Sam Szor, conducts at the Toledo Zoo in 1961, the 10th season of "Music under the Stars."
It's unfortunate that Sam Szor's long run as Mr. Music in Toledo is winding down with some rough patches. The community owes the man so much, including its gratitude for six decades of "Music Under the Stars" at the Toledo Zoo.
That run ended last year when the Toledo Concert Band's parent organization, the Toledo Symphony Orchestra, announced there would be no summer concert series at the zoo's amphitheater, blaming a decline in attendance.
Also mentioned but not talked about so much was a second reason: the advanced age of the maestro, Mr. Szor.
He's 82 now and dealing with the issues that affect most people when the spring in the step begins to fade. He also has been coping with leukemia for the past five years.
Putting the summer series on hiatus in 2011 had to be a tough decision for Kathleen Carroll, the symphony's president and chief executive officer. Generations of Toledoans have embraced the free concerts over the decades and have enjoyed Mr. Szor's colorful conducting style and eclectic mix of classical, popular, and patriotic music.
The term "hiatus" sounded not like a temporary break but a once-and-for-all end to a wonderful Toledo tradition. So it was a pleasant surprise to hear that the Music Under the Stars series is about to resume, and that after some misgivings by Mr. Szor, he has accepted a greatly diminished role.
Initially, he was not happy about it, contending he was healthy enough last year to have conducted the series as usual and would have done the same this year if he had been asked. Instead, TSO has lined up guest conductors from the University of Toledo, Bowling Green State University, the University of Michigan, and Michigan State University.
It's clear that Ms. Carroll and symphony general manager Keith McWatters are between a rock and a hard place. How do you tell someone as beloved as Mr. Szor, a man whose love of Toledo knows no limit and whose identity is so closely tied to Music Under the Stars, that nothing is forever?
Mr. Szor's pride may have prompted his comment two weeks ago to The Blade that "I don't even want to be on the stage." That's a shame, because that's where he has lived for most of his life.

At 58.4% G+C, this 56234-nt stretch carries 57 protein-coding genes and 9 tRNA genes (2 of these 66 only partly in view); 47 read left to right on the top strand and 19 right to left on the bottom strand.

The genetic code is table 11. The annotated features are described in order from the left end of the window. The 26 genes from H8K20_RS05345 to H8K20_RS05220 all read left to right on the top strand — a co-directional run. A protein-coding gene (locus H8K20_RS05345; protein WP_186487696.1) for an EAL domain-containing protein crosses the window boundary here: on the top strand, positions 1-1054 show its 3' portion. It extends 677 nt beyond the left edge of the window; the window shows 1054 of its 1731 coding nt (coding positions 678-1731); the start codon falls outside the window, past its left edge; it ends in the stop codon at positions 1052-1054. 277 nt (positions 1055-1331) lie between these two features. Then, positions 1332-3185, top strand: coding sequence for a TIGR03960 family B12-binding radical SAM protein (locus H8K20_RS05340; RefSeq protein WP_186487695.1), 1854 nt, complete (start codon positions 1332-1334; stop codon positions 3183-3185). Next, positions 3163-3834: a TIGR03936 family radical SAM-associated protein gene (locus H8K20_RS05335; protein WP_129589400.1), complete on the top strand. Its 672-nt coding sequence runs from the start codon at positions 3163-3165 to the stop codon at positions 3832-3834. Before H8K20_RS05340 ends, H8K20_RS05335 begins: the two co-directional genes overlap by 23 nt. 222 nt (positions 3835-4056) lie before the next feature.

Fortunately, he has agreed to make what the symphony is calling a cameo appearance at each of this summer's concerts, conducting the national anthem and another selection or two later in the show.
Evidently, he's healthy enough to conduct the Toledo Concert Band at a Fourth of July concert later this week at the Rutherford B. Hayes Presidential Center in Fremont, something he did last year as well. Plus, he'll conduct a Blade-sponsored concert on the SS Col. James M. Schoonmaker ship that evening.
That's his style: pedal to the metal. No one knows better than Mr. Szor how much of himself he has poured into Music Under the Stars over the years. For that, there is no way the community can adequately repay him.
I sympathize with the symphony's predicament, and I empathize with Mr. Szor. He is a kind man who wears his passion for music and the summer series on his sleeve.
He has been a tireless promoter of Music Under the Stars. Before my retirement, he would often call me to almost beg for Blade coverage of an approaching event. I always explained that those decisions are made by the folks in our news and feature departments.
Later, if our coverage didn't meet his expectations, he let me know it. There were those who felt Sam was more about self-promotion than concert promotion. But he was good at what he did, and if there was ego involved, I figure he was entitled.
The symphony must find a way to honor his remarkable legacy of service to the community. Ms. Carroll says she wants to do exactly that.
For his part, Mr. Szor needs to accept with grace that this day was destined to arrive and that becoming conductor emeritus, in effect, of the Toledo Concert Band is still a pretty good thing.
I would go one step further. How about giving the summer concert series a new name: "Sam Szor's Music Under the Stars"? What a wonderful evening of nostalgia and great music it would be when he took his turn at the podium.
Harry Truman was in the White House when Music Under the Stars was launched. Bread cost 16 cents a loaf, gasoline 20 cents a gallon. Over the years, the warm summer nights of music and the man who waved the baton became inseparable.
But change, while seldom easy, is ultimately necessary. Even for Mr. Music.
Thomas Walton is the retired editor and vice president of The Blade. His column appears every other Monday. Contact him at: email@example.com